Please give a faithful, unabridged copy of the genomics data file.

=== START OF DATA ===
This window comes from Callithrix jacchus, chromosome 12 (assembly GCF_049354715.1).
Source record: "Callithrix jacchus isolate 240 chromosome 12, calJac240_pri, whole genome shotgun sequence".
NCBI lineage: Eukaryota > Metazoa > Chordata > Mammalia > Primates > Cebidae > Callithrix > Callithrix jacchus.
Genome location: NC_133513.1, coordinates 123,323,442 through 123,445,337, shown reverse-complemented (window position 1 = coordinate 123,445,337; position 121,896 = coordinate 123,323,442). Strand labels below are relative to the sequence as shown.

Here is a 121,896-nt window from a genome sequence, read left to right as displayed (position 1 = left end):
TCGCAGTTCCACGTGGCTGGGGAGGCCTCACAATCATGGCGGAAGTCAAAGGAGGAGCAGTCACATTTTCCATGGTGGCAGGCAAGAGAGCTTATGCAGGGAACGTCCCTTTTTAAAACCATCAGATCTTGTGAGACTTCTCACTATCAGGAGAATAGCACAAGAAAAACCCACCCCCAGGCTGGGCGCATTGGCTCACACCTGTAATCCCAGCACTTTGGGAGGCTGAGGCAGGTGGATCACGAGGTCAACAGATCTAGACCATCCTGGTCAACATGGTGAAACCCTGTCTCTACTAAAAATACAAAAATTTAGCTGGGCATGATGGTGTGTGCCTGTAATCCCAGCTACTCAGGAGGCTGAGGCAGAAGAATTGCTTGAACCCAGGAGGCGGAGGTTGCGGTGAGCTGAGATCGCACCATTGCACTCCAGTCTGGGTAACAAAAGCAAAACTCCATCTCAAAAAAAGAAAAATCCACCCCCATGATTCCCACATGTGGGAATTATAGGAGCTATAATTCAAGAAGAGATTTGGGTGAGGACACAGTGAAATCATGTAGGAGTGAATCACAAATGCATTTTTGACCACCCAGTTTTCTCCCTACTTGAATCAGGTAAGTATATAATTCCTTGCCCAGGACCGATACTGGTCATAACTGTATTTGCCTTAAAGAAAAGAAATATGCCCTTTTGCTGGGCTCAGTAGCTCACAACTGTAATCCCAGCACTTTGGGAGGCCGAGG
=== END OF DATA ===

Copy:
This window comes from Callithrix jacchus, chromosome 12 (assembly GCF_049354715.1).
Source record: "Callithrix jacchus isolate 240 chromosome 12, calJac240_pri, whole genome shotgun sequence".
NCBI lineage: Eukaryota > Metazoa > Chordata > Mammalia > Primates > Cebidae > Callithrix > Callithrix jacchus.
Genome location: NC_133513.1, coordinates 123,323,442 through 123,445,337, shown reverse-complemented (window position 1 = coordinate 123,445,337; position 121,896 = coordinate 123,323,442). Strand labels below are relative to the sequence as shown.

Here is a 121,896-nt window from a genome sequence, read left to right as displayed (position 1 = left end):
TCGCAGTTCCACGTGGCTGGGGAGGCCTCACAATCATGGCGGAAGTCAAAGGAGGAGCAGTCACATTTTCCATGGTGGCAGGCAAGAGAGCTTATGCAGGGAACGTCCCTTTTTAAAACCATCAGATCTTGTGAGACTTCTCACTATCAGGAGAATAGCACAAGAAAAACCCACCCCCAGGCTGGGCGCATTGGCTCACACCTGTAATCCCAGCACTTTGGGAGGCTGAGGCAGGTGGATCACGAGGTCAACAGATCTAGACCATCCTGGTCAACATGGTGAAACCCTGTCTCTACTAAAAATACAAAAATTTAGCTGGGCATGATGGTGTGTGCCTGTAATCCCAGCTACTCAGGAGGCTGAGGCAGAAGAATTGCTTGAACCCAGGAGGCGGAGGTTGCGGTGAGCTGAGATCGCACCATTGCACTCCAGTCTGGGTAACAAAAGCAAAACTCCATCTCAAAAAAAGAAAAATCCACCCCCATGATTCCCACATGTGGGAATTATAGGAGCTATAATTCAAGAAGAGATTTGGGTGAGGACACAGTGAAATCATGTAGGAGTGAATCACAAATGCATTTTTGACCACCCAGTTTTCTCCCTACTTGAATCAGGTAAGTATATAATTCCTTGCCCAGGACCGATACTGGTCATAACTGTATTTGCCTTAAAGAAAAGAAATATGCCCTTTTGCTGGGCTCAGTAGCTCACAACTGTAATCCCAGCACTTTGGGAGGCCGAGG